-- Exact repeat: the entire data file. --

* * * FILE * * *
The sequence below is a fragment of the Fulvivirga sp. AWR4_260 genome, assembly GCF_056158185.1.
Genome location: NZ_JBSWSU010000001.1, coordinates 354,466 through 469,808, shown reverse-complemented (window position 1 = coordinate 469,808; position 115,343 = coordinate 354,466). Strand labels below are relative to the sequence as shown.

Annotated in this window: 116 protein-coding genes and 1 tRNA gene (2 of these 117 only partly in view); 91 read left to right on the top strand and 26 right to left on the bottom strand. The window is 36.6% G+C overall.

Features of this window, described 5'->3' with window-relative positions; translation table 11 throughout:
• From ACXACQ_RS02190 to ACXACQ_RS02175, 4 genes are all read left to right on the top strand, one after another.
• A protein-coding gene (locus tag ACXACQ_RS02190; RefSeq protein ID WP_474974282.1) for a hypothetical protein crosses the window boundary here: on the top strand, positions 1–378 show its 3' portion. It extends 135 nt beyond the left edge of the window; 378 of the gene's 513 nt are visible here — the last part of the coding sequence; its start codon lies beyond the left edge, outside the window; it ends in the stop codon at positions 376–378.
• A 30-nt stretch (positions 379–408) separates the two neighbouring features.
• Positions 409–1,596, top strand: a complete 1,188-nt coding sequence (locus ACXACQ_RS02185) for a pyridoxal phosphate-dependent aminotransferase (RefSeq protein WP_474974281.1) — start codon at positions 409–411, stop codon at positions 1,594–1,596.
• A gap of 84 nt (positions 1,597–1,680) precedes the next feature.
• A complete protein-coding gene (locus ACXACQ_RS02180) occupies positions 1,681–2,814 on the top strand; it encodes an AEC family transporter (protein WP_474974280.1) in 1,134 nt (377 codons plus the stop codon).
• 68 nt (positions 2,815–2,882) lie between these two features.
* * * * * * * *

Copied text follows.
The sequence below is a fragment of the Fulvivirga sp. AWR4_260 genome, assembly GCF_056158185.1.
Genome location: NZ_JBSWSU010000001.1, coordinates 354,466 through 469,808, shown reverse-complemented (window position 1 = coordinate 469,808; position 115,343 = coordinate 354,466). Strand labels below are relative to the sequence as shown.

Annotated in this window: 116 protein-coding genes and 1 tRNA gene (2 of these 117 only partly in view); 91 read left to right on the top strand and 26 right to left on the bottom strand. The window is 36.6% G+C overall.

Features of this window, described 5'->3' with window-relative positions; translation table 11 throughout:
• From ACXACQ_RS02190 to ACXACQ_RS02175, 4 genes are all read left to right on the top strand, one after another.
• A protein-coding gene (locus tag ACXACQ_RS02190; RefSeq protein ID WP_474974282.1) for a hypothetical protein crosses the window boundary here: on the top strand, positions 1–378 show its 3' portion. It extends 135 nt beyond the left edge of the window; 378 of the gene's 513 nt are visible here — the last part of the coding sequence; its start codon lies beyond the left edge, outside the window; it ends in the stop codon at positions 376–378.
• A 30-nt stretch (positions 379–408) separates the two neighbouring features.
• Positions 409–1,596, top strand: a complete 1,188-nt coding sequence (locus ACXACQ_RS02185) for a pyridoxal phosphate-dependent aminotransferase (RefSeq protein WP_474974281.1) — start codon at positions 409–411, stop codon at positions 1,594–1,596.
• A gap of 84 nt (positions 1,597–1,680) precedes the next feature.
• A complete protein-coding gene (locus ACXACQ_RS02180) occupies positions 1,681–2,814 on the top strand; it encodes an AEC family transporter (protein WP_474974280.1) in 1,134 nt (377 codons plus the stop codon).
• 68 nt (positions 2,815–2,882) lie between these two features.